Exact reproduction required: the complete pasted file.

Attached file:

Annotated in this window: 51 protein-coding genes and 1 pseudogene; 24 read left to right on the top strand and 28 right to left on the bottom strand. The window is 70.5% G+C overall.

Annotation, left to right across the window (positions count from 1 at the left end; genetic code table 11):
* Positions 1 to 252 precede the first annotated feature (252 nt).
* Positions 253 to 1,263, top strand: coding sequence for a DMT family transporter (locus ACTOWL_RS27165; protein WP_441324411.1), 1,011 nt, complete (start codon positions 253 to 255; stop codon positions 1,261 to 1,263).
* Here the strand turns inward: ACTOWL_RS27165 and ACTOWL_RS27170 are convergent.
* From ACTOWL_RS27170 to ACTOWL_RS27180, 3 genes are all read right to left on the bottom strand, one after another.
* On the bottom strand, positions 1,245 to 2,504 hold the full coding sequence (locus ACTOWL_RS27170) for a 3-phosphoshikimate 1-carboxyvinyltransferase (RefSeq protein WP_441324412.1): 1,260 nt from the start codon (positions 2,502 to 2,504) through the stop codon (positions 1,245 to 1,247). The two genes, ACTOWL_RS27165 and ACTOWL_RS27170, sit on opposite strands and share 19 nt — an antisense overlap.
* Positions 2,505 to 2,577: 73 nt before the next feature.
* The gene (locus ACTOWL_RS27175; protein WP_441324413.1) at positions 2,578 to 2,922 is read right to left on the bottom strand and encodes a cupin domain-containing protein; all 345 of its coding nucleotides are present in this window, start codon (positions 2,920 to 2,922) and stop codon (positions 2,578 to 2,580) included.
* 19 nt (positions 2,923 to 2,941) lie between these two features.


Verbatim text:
Annotated in this window: 51 protein-coding genes and 1 pseudogene; 24 read left to right on the top strand and 28 right to left on the bottom strand. The window is 70.5% G+C overall.

Annotation, left to right across the window (positions count from 1 at the left end; genetic code table 11):
* Positions 1 to 252 precede the first annotated feature (252 nt).
* Positions 253 to 1,263, top strand: coding sequence for a DMT family transporter (locus ACTOWL_RS27165; protein WP_441324411.1), 1,011 nt, complete (start codon positions 253 to 255; stop codon positions 1,261 to 1,263).
* Here the strand turns inward: ACTOWL_RS27165 and ACTOWL_RS27170 are convergent.
* From ACTOWL_RS27170 to ACTOWL_RS27180, 3 genes are all read right to left on the bottom strand, one after another.
* On the bottom strand, positions 1,245 to 2,504 hold the full coding sequence (locus ACTOWL_RS27170) for a 3-phosphoshikimate 1-carboxyvinyltransferase (RefSeq protein WP_441324412.1): 1,260 nt from the start codon (positions 2,502 to 2,504) through the stop codon (positions 1,245 to 1,247). The two genes, ACTOWL_RS27165 and ACTOWL_RS27170, sit on opposite strands and share 19 nt — an antisense overlap.
* Positions 2,505 to 2,577: 73 nt before the next feature.
* The gene (locus ACTOWL_RS27175; protein WP_441324413.1) at positions 2,578 to 2,922 is read right to left on the bottom strand and encodes a cupin domain-containing protein; all 345 of its coding nucleotides are present in this window, start codon (positions 2,920 to 2,922) and stop codon (positions 2,578 to 2,580) included.
* 19 nt (positions 2,923 to 2,941) lie between these two features.